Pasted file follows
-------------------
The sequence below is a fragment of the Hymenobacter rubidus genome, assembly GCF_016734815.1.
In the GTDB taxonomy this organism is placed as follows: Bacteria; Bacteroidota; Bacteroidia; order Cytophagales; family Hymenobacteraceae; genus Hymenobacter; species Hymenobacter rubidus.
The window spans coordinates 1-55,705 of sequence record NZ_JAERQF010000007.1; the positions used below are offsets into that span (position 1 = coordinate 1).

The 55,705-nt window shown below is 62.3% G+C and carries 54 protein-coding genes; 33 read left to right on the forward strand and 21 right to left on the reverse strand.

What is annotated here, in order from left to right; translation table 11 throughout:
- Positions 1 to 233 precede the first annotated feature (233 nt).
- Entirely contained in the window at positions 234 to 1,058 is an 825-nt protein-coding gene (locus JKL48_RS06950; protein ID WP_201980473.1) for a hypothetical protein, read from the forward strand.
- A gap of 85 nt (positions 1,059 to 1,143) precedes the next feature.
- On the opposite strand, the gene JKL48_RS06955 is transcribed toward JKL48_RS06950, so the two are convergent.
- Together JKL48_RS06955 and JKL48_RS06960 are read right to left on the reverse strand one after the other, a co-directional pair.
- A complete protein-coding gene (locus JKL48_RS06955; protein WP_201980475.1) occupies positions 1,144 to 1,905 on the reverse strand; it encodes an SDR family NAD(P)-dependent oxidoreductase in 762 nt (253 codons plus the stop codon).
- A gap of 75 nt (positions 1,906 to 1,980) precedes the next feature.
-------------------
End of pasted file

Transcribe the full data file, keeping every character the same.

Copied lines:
The sequence below is a fragment of the Hymenobacter rubidus genome, assembly GCF_016734815.1.
In the GTDB taxonomy this organism is placed as follows: Bacteria; Bacteroidota; Bacteroidia; order Cytophagales; family Hymenobacteraceae; genus Hymenobacter; species Hymenobacter rubidus.
The window spans coordinates 1-55,705 of sequence record NZ_JAERQF010000007.1; the positions used below are offsets into that span (position 1 = coordinate 1).

The 55,705-nt window shown below is 62.3% G+C and carries 54 protein-coding genes; 33 read left to right on the forward strand and 21 right to left on the reverse strand.

What is annotated here, in order from left to right; translation table 11 throughout:
- Positions 1 to 233 precede the first annotated feature (233 nt).
- Entirely contained in the window at positions 234 to 1,058 is an 825-nt protein-coding gene (locus JKL48_RS06950; protein ID WP_201980473.1) for a hypothetical protein, read from the forward strand.
- A gap of 85 nt (positions 1,059 to 1,143) precedes the next feature.
- On the opposite strand, the gene JKL48_RS06955 is transcribed toward JKL48_RS06950, so the two are convergent.
- Together JKL48_RS06955 and JKL48_RS06960 are read right to left on the reverse strand one after the other, a co-directional pair.
- A complete protein-coding gene (locus JKL48_RS06955; protein WP_201980475.1) occupies positions 1,144 to 1,905 on the reverse strand; it encodes an SDR family NAD(P)-dependent oxidoreductase in 762 nt (253 codons plus the stop codon).
- A gap of 75 nt (positions 1,906 to 1,980) precedes the next feature.